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Is public transport an economical alternative to driving?

By Staff Writer

Motorists will have little time to recover from the long weekend’s fuel expenses with the onset of another petrol price increase tomorrow.

From tomorrow (3 April) an increase in the fuel levy means that motorists will have to fork out an extra 10 cents a litre for unleaded petrol at the coast while Gautengers will pay 12 cents more per litre to keep their cars going. This new increase will push 95-octane up to R12.38 on the coast and R13.20 in Gauteng. Apart from walking or cycling to work, could public transport help save the pennies?


Taxi please!
Despite the fact that the taxi industry will feel the brunt of Wednesday’s increase, minibus drivers say they are still trying to keep their prices reasonable as far as possible. Kensington taxi driver, Ziyaad Adams, says that most prices for passengers usually only increase by one rand as a courtesy to customers.  But because commuters only have to fork out R8 from Cape Town to Kensington, drivers like Adams sometimes only take home R100 for a day’s worth of work. The bulk of passengers’ taxi fare goes to petrol, which will be even more taxing on drivers after Wednesday’s petrol hike.

Taxi owner, Stanley Odendal, says that maintenance of his taxis has become a big expense because of the steep petrol prices.
“My daily expenses can come to R6000 a day, which means I pay up to R120 000 a month to operate my taxis. Every year it gets harder and we don’t get any subsidy from the government,” says Odendal.


But despite this, Odendal still believes that the industry gives the best service at the best cost. Commuters travelling from Bellville to Cape Town only pay R12 for the trip and most of the time will be dropped off at their exact destination.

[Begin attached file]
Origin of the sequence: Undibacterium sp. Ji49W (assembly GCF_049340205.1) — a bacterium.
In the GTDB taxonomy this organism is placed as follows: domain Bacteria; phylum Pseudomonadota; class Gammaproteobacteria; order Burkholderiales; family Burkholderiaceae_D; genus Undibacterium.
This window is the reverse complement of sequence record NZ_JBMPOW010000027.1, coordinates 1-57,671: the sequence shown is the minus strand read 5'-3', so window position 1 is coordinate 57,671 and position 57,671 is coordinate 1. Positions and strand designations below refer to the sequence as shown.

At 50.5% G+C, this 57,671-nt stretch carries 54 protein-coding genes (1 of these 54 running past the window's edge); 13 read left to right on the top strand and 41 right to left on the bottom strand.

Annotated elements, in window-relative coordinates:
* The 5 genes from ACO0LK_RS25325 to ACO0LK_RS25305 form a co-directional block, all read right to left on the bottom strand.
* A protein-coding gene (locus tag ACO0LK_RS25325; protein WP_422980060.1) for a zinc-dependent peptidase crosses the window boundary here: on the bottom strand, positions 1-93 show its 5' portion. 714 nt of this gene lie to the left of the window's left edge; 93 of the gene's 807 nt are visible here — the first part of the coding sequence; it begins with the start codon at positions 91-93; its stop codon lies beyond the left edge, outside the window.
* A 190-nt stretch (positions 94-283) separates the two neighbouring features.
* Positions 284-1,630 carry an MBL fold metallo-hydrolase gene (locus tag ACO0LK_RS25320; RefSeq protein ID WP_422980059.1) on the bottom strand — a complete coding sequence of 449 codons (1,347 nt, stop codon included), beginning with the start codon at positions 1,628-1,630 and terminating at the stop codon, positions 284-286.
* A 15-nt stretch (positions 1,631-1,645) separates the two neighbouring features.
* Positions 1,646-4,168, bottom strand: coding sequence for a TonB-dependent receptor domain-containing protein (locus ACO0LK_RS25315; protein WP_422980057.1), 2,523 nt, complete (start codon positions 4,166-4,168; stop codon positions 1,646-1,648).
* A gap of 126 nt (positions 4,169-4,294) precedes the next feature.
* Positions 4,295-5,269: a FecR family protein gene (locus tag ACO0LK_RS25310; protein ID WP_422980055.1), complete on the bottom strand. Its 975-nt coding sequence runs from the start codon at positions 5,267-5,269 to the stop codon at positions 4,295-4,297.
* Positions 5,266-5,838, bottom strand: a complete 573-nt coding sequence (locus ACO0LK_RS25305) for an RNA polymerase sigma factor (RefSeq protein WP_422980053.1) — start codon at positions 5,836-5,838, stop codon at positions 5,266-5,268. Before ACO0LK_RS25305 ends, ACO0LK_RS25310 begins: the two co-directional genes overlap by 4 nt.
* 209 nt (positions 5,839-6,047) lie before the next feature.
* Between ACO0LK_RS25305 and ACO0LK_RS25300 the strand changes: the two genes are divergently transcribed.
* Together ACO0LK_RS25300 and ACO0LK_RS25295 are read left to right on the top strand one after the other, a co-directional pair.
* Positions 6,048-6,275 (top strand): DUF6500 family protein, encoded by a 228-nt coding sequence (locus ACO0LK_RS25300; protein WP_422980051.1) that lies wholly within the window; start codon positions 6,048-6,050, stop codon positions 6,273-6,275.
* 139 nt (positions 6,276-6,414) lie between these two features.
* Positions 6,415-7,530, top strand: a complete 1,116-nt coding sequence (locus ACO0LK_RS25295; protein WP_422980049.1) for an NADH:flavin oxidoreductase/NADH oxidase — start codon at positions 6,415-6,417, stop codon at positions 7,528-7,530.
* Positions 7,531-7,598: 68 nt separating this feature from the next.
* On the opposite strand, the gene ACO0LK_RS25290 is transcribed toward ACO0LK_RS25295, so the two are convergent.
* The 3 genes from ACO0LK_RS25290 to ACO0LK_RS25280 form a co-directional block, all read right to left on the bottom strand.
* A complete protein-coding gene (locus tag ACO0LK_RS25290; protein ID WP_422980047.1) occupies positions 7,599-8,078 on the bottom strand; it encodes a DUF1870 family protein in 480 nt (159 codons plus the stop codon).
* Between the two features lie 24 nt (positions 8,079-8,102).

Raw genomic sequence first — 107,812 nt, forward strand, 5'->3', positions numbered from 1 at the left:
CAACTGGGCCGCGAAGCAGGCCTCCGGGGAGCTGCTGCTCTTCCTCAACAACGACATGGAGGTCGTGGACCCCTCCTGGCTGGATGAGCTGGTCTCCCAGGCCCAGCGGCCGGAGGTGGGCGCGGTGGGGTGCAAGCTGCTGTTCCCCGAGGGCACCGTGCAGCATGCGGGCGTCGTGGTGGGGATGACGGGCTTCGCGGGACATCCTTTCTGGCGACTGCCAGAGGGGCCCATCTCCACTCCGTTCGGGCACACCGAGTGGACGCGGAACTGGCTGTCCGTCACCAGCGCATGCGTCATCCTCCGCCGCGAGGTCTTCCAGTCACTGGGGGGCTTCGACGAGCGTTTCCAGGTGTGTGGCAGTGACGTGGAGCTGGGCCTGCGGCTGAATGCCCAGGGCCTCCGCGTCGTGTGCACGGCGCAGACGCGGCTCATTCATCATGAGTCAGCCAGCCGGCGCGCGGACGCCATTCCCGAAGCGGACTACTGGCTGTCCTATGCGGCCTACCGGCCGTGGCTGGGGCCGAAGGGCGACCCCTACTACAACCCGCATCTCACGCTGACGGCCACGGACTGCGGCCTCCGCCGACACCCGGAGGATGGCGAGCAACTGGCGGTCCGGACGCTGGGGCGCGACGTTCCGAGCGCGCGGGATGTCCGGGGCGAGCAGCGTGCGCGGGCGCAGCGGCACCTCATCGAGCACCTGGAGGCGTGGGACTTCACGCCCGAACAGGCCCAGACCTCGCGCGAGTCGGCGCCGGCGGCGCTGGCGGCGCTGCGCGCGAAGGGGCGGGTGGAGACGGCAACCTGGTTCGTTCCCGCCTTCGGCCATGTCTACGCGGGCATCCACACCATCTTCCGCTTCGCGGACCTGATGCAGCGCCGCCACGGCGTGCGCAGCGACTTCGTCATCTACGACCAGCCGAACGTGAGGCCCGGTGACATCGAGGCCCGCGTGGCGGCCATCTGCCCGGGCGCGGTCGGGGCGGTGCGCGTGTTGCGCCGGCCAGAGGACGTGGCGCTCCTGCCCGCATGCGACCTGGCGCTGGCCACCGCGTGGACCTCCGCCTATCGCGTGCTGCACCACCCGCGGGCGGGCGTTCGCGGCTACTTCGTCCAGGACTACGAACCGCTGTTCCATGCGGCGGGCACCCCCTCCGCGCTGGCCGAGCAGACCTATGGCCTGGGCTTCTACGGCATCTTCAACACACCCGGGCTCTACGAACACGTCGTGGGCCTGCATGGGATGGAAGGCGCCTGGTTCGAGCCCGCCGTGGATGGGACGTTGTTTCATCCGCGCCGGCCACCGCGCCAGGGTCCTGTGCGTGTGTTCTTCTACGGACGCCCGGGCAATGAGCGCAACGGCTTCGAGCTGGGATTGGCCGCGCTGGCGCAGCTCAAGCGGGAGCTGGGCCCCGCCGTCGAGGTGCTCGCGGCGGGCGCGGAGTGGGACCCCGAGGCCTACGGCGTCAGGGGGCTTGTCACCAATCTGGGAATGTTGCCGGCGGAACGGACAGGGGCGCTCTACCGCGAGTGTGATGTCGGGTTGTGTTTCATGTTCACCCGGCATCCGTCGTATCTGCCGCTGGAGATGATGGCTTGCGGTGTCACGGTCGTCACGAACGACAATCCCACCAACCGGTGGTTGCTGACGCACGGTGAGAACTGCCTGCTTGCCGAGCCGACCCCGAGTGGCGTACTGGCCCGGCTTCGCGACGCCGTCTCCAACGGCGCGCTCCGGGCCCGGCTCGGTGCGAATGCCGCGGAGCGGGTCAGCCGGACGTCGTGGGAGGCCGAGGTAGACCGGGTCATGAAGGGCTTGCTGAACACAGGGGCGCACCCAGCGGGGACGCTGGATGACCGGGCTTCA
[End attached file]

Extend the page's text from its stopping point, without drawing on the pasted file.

Good prices for a golden ride.

Golden Arrow bus services have also been an economical means of transport for many South Africans. Golden Arrow transports 60 million people a year and have stops at 13 000 unique routes. According to Bronwen Dyke, Golden Arrow spokesperson, commuters need not panic about any bus ticket price increases due to petrol prices.

“In times like this public transport is a good idea because it not only saves you money but is also better for the environment. We realise that our passengers are the lifeblood of our business so we try to make sure that petrol increases does not affect them. Price increases usually only happens once a year,” says Dyke.

A weekly ticket for a long distance drive like Khayelitsha to Kuils River will only cost you R99. Depending on the type of car you drive, this is almost the same amount you would spend daily on petrol for the same distance.

But commuters need to ‘buy smart’ to make full use of cheaper bus services. Buying a weekly clip card, which is subsidised by the government, works out considerably cheaper than paying cash daily for the same route.

Travelling made cheaper with Metrorail
Metrorail spokesperson Lillian Mofokeng says that for now their train ticket prices will not increase. And with commuters only having to fork out R10 for a ticket from Johannesburg to Pretoria, it will remain a popular transport choice to save money. Metrorail transports over 2, 2 million passengers in Gauteng, Cape Town, Durban and the Eastern Cape. In Johannesburg alone 200 000 commuters make use of Metrorail.

“Our prices remain more affordable compared to other transport modes. Like most businesses, the cost of maintenance will increase with the petrol costs because trucks transport the material needed for repairs. But this impact will be minimal for Metrorail passengers,” says Mofokeng.

Like Golden Arrow commuters, Metrorail passengers save even more with a purchase of a monthly ticket, which generally costs less than R200 for most passengers travelling in the Cape Town area. Since 2007, Metrorail also boasts express trains where commuters enjoy the luxury of a daily newspaper and refreshments. The Strand to Cape Town Premium Express even boasts two LCD screens per carriage.

Justmoney’s travelling tips:
Public transport is an economical alternative with fuel increases but try to purchase a weekly or monthly ticket to make full use of cheaper bus and train trips.

Using public transport has some disadvantages too. Low prices mean that train carriages and busses are usually packed. Delays and cancellations can also be a problem. Metrorail is in the process of acquiring more carriages by 2015 to accommodate more passengers but to ensure a safe trip, arrive as early as possible for your train.
 

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